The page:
Did you know Thanksgiving has its own origins and history that goes much farther back in centuries than the 1621 Pilgrims feast, in fact there are various instances of thanksgiving observances in history.
As one of the biggest celebrated holidays of the United States, and as an American myself I can most assuredly say that from an early age, pre-school even, we are taught that Thanksgiving originated in the year 1621, when the English settlers (Pilgrims) and the Native Americans celebrated a three day long feast in Plymouth, Massachusetts. While it is true that the Pilgrims held a Thanksgiving feast in the first year of their survival in America, the fact is feasts celebrating the end of the planting season or a good harvest existed well before the Pilgrims or the settlers even arrived in America.
What is the origin of Thanksgiving?
During the course of mankind’s history, harvest have been celebrated with festivals of giving thanks to stave off a bad crop which early on we’re thought to have been caused by evil spirits. To combat this many societies invoked their own deity with feast and offerings to give thanks in return for protection of their crops and harvest. For example…
The Roman harvest festival was called Cerelia, and was held each year on October 4th. It would include offerings of the first fruits of the harvest and pigs to Ceres, Goddess of Corn. Celebrations included music, parades, games, and sports along side a Thanksgiving feast.
Fun Fact: The word “cereal” comes from ‘Ceres’ the Roman Goddess of harvest and agriculture.
The Greeks held a similar harvest festival called Thesmophoria, in honor of the Goddess Demeter. The Greeks believed that it was because of Demeter the earth provided bountiful crops so they would honor her each year (starting in October and ending in November) with offerings and ceremonies in hopes of a successful harvest.
Fun Fact: Matrons once would symbolically relive the anguish of Demeter by participating in a three day rite. The first day, Anodos, married woman would ascend the hillside sanctuary of Demeter, Thesmophoros. There they built small two person leafy shelters. They would then furnish these with couches made from plants for sleeping. The second day, Nesteia, these women fasted and are thought to have also whipped each other with bark scourges. And on the third day, Kalligeneia, they held a night-time torch light ceremony commemorating Demeter’s torchlight search for her daughter Persephone.
Ancient Egyptians held a harvest celebration during the springtime in honor of Min, God of Vegetation and Fertility. It included a parade (in which even the pharaoh participated) and afterward a great feast complete with music, dancing, and sports.
Fun Fact: Egyptian farmers wept during their harvesting of the corn trying to fake-out the spirit which they believed lived within the corn. They pretended to be grieving out of fear that the spirit would become very angry with them for cutting down it’s dwelling.
Early Chinese also held a harvest festival known as Chung Ch’ui on the fifteenth day of August. Families would gather together for a thanksgiving feast of roasted pig, harvested fruits, and “moon cakes.” Each cake would have a rabbit stamped into it since it was a rabbit, and not a man, which the Chinese perceived to be on the face of the Moon.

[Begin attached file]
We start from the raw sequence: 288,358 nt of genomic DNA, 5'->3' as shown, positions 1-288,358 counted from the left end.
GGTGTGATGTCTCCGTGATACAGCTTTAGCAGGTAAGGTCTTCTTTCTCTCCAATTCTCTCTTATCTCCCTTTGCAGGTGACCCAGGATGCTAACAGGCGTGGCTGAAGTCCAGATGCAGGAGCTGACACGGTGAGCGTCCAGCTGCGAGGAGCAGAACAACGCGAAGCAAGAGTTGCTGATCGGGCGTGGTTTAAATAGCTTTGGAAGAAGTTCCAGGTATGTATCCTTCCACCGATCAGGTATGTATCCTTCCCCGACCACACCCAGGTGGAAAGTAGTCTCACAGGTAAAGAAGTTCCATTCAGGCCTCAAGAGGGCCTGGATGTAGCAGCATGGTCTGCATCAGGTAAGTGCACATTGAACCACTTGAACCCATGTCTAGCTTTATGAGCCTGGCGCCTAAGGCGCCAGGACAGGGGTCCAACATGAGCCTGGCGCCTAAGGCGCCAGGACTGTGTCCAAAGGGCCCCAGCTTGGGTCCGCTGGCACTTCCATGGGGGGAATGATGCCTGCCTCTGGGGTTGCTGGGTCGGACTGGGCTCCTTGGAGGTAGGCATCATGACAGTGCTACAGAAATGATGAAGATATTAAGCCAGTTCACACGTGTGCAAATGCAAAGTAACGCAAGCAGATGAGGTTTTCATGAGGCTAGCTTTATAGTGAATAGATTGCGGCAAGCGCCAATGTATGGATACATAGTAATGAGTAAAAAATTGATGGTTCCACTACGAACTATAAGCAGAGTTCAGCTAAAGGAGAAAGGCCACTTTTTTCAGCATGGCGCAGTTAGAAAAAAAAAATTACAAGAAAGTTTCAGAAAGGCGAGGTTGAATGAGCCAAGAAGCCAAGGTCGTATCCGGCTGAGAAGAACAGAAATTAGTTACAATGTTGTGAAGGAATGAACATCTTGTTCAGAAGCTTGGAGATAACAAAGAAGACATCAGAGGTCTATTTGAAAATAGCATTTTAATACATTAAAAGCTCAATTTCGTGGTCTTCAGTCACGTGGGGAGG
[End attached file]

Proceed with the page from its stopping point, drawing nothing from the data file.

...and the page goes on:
Fun Fact: According to legend, blossoms would fall down from the Moon and those individuals who we are fortunate enough to see them will be rewarded with good fortune.
The Jewish celebrated their harvest festival known as Sukkoth, starting on the 15th day of the Hebrew month of Tishri, five days after Yom Kippur, the most solemn day of the Jewish year. Celebrated for more than 3000 years Sukkoth has also been known as “Hag ha Succot” which means Feast of the Tabernacles and “Hag ha Asif” meaning Feast of Ingathering. The people would build huts made of branches where they would string up vegetables and fruits, including corn, apples, grapes, and pomegranates inside the huts. Then during the last two nights of Sukkoth, families would eat their meals in the huts.
Fun Fact: Sukkoth takes its name from succots, these are the huts in which the Israelites and Moses once lived as they wandered around the desert for forty years before reaching the Promised Land.
The British Isles as well as some other English-speaking countries in the Northern Hemisphere still celebrate the harvest festival called the Lammas, between August and September first which marks the beginning of the harvest season. It is a festival to mark the annual wheat harvest, and it is customary on this day to bake and share a loaf of bread made from the new crop.
Fun Fact: In many parts of England, tenants were once required bring freshly harvested wheat to their landlords by the first of August.
The Canadians have three days to celebrate Thanksgiving which falls on the second Monday in October. And in Canada, the harvest season ends earlier in the year and is not as hyped up as it is in the United States.
Whatever the origin of Thanksgiving festivities, it is now a primary holiday throughout most of North America in which we show appreciation and thankfulness to God. I hope you enjoyed this trip back in time explaining the origin and history of Thanksgiving.Do you Know the Real Truth of the Origins of Thanksgiving? Click To Tweet
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Featured Image Photo Credit: NathanielParker
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